Eflin comes full-circle with hometown Rays

Right-hander signs largest free-agent contract in franchise history

December 13th, 2022

ST. PETERSBURG -- first thought he might wind up with the Rays more than a decade ago. Leading up to the 2012 MLB Draft, the right-hander worked out at Tropicana Field and returned to his Orlando-area home feeling like he might get to play professionally for the club he grew up watching and cheering for.

Then Draft day came, and with the 25th overall pick, the Rays selected … infielder Richie Shaffer. Eflin went to the Padres eight picks later.

“I was a little heartbroken,” Eflin said. “But I think the guys have kind of made up for that.”

Eflin’s career came full circle on Tuesday, when he signed a three-year, $40 million contract with the Rays. The 28-year-old starter’s guaranteed total tops the five-year, $35 million pact signed by in 1997, as the biggest payout for a free agent in franchise history.

“Better than the [Draft] signing bonus,” Rays president of baseball operations Erik Neander quipped during Eflin’s introductory press conference at Tropicana Field.

The Rays tried to acquire Eflin at least twice before this, even after passing on him in the Draft. When the longtime Phillies starter became a free agent, Tampa Bay made him the club’s top offseason priority. Rays officials communicated that to Eflin’s agent, Tom O’Connell, last month at the General Manager Meetings.

But what prompted Tampa Bay to invest so much in a pitcher with a career 4.49 ERA and a history of knee injuries? Especially when they have more pressing offensive needs and a rotation that already includes Tyler Glasnow, Shane McClanahan, Drew Rasmussen and Jeffrey Springs?

“We feel, for Zach, that the best is very much right in front of him,” Neander said. “We're very confident that's something that you all will see here over the next three years with us.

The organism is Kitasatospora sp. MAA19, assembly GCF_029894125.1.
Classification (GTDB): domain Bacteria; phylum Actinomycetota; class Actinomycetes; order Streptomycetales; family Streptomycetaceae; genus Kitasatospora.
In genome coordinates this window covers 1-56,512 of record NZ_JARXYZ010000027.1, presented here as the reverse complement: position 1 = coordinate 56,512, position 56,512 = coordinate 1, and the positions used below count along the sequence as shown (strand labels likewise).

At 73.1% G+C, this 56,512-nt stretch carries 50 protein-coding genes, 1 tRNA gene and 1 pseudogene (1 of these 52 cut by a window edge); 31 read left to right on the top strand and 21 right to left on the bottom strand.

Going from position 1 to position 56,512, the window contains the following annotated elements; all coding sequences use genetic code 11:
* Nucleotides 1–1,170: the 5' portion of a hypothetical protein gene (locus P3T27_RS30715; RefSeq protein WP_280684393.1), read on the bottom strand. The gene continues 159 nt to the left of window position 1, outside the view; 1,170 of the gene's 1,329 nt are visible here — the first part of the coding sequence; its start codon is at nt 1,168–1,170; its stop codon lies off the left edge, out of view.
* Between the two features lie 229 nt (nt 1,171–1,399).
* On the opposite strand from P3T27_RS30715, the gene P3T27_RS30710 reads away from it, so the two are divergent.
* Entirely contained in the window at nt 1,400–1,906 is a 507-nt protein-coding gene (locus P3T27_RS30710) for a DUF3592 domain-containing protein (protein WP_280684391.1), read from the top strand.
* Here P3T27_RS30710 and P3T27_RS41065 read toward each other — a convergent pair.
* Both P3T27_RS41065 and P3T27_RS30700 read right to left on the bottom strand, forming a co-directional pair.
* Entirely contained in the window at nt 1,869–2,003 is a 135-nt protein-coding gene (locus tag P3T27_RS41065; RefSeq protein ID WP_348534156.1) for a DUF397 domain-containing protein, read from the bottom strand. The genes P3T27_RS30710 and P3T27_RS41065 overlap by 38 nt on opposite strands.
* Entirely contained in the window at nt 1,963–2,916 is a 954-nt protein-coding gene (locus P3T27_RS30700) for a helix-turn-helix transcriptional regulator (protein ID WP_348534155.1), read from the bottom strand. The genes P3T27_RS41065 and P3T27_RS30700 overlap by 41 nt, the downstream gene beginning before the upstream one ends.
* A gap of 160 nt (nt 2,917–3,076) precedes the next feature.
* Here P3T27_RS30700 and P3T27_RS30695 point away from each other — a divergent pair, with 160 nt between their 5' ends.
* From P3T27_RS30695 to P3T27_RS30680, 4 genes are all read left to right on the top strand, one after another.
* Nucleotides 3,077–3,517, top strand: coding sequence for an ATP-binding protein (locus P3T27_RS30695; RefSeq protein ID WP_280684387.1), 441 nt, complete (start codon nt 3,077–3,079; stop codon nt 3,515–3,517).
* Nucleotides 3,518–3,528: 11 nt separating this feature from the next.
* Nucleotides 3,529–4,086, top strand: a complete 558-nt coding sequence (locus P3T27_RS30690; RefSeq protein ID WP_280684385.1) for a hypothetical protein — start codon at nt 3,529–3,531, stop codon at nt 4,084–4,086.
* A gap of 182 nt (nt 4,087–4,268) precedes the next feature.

“Our greatest goal is to win a World Series. The best way to do that is to win by one. We made clear our desire to improve our run scoring, but if we can also improve our run prevention, that's certainly another way to go. And that's a big part of why we're here.”

Eflin spent parts of seven seasons with the Phillies, going 36-45 with a 95 ERA+. He doesn’t have a history of high strikeout totals, but the 6-foot-6 starter has averaged fewer than two walks per nine innings for two years in a row. He limited hard contact with a 31.1 percent hard-hit rate and an average exit velocity of 85.3 mph. And he features a six-pitch mix, primarily leaning on his sinker but increasing the usage of a curveball that produced great results last season.

“In an era of power and velocity, he's an artist,” Neander said. “The command is top shelf. It's a deep menu of pitches that we think -- there's a lot of different ways that him working with [pitching coach Kyle Snyder] and our group, there's a higher level of production that's right around the corner.”

Eflin saw a natural fit with Tampa Bay, too. He’d be about two hours away from home, no small matter for him and his wife Lauren with a 14-month-old child and twin girls on the way. He’d listened to rave reviews from former teammates  and , two former Rays he said he “grew up worshipping.”

Eflin said he feels “phenomenal” physically, with no issues in his knees, and he heard good things about the Rays’ ability to keep veteran pitchers healthy. He, too, believes his best years are ahead.

“I don’t think there's a better team or club that you can come to to get better,” Eflin said. “You see it year after year with all the arms that they bring in and produce. It's kind of a no-brainer for me to come here, because I don't believe I've hit my ceiling yet.”

Finally, the Rays showed Eflin something he was looking for in his first foray into free agency: He wanted to feel wanted.

Last month, a group of Rays officials that Neander jokingly described as a “small army” arrived at the Eflins’ house. They brought dinner from Outback Steakhouse, sat at the kitchen counter and explained why they were the right team for him.

Clearly, Eflin agreed.

“It's a lot more personal when you do it that way, and that sits well with my family,” Eflin said. “I've been a Tampa Bay Rays fan for a long time. I used to come here as a kid. Me and my buddies used to come to games. So this is really cool for me. These guys made it an easy decision.”